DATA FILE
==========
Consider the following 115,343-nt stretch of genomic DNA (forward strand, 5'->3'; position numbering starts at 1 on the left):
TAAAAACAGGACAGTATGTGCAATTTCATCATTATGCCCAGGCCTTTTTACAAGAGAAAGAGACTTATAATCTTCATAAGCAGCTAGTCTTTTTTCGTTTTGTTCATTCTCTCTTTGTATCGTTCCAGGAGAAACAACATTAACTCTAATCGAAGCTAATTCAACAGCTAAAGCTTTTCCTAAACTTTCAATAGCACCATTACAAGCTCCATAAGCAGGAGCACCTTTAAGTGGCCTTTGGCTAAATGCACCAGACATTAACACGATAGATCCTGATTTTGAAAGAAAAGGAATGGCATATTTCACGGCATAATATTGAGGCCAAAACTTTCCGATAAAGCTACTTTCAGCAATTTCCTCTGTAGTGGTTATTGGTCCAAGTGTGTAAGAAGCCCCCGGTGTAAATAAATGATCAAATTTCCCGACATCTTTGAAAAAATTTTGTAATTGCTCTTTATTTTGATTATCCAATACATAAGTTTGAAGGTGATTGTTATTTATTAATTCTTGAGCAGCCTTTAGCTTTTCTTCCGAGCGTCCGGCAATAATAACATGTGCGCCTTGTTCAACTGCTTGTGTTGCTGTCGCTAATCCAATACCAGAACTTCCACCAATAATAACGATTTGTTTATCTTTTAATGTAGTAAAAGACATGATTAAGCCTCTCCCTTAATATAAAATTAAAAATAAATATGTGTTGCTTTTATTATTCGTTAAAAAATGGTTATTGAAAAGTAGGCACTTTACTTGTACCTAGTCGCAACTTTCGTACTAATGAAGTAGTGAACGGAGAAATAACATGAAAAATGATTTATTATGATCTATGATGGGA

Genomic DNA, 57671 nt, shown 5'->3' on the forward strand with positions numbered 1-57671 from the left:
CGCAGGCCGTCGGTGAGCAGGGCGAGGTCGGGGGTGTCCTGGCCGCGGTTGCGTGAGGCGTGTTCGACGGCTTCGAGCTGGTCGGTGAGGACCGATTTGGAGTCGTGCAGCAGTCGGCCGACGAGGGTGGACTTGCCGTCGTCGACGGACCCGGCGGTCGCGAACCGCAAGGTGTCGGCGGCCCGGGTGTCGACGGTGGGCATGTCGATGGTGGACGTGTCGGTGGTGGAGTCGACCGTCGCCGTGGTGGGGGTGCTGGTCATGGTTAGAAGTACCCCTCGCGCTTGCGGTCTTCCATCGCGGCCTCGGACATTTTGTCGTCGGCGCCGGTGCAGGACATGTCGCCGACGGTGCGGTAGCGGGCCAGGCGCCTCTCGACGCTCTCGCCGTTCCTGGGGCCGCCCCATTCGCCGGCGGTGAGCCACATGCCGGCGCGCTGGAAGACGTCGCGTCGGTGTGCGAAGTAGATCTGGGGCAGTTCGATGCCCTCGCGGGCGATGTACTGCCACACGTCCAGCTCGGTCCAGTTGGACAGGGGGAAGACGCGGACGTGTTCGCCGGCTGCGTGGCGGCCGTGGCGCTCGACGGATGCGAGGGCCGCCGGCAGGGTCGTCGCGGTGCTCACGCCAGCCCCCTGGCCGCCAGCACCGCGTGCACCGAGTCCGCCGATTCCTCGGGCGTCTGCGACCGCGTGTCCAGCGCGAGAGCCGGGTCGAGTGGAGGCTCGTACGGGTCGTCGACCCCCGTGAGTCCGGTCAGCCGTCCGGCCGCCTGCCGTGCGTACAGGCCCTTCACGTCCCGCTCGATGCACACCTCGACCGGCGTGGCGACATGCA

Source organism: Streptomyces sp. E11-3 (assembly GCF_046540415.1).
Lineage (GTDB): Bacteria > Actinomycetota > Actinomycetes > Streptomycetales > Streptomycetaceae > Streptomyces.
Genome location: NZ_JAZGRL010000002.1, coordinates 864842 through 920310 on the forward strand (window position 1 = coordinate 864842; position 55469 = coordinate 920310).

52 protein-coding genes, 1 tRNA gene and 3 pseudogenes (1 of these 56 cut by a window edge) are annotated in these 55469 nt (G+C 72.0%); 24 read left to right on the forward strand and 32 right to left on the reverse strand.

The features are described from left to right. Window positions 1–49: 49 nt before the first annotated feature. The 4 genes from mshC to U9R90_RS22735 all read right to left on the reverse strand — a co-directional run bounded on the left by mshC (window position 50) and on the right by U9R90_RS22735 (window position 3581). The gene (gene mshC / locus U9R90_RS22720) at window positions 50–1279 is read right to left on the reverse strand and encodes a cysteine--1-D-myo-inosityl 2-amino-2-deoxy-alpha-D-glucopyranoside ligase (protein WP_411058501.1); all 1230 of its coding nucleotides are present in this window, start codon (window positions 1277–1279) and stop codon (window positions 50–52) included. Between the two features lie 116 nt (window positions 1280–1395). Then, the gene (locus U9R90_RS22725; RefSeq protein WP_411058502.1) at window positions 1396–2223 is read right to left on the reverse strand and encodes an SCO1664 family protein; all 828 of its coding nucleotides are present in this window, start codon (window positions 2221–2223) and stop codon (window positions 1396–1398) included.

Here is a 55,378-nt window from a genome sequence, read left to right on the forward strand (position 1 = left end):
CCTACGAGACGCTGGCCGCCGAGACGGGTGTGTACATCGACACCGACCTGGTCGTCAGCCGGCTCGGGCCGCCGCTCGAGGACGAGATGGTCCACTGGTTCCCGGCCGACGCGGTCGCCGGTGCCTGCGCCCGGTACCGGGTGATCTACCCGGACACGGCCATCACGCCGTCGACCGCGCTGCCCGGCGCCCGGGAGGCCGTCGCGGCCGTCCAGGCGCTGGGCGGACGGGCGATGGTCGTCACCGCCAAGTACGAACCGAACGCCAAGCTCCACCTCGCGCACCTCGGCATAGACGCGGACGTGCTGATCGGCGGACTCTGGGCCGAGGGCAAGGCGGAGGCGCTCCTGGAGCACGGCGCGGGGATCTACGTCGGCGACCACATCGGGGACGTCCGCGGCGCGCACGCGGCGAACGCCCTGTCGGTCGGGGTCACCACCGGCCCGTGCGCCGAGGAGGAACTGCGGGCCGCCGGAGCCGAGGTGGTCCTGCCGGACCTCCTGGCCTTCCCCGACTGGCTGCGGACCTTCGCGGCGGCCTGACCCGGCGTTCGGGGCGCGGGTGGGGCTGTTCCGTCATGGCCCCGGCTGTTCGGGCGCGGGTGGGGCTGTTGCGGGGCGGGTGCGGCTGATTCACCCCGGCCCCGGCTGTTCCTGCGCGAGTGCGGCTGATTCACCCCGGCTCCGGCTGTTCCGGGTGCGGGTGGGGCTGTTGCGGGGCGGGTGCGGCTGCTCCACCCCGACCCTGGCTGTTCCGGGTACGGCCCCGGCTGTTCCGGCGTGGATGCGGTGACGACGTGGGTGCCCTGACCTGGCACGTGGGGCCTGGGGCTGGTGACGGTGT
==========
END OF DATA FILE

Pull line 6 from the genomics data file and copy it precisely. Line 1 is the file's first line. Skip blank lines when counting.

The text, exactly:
Lineage (GTDB): Bacteria > Actinomycetota > Actinomycetes > Streptomycetales > Streptomycetaceae > Streptomyces.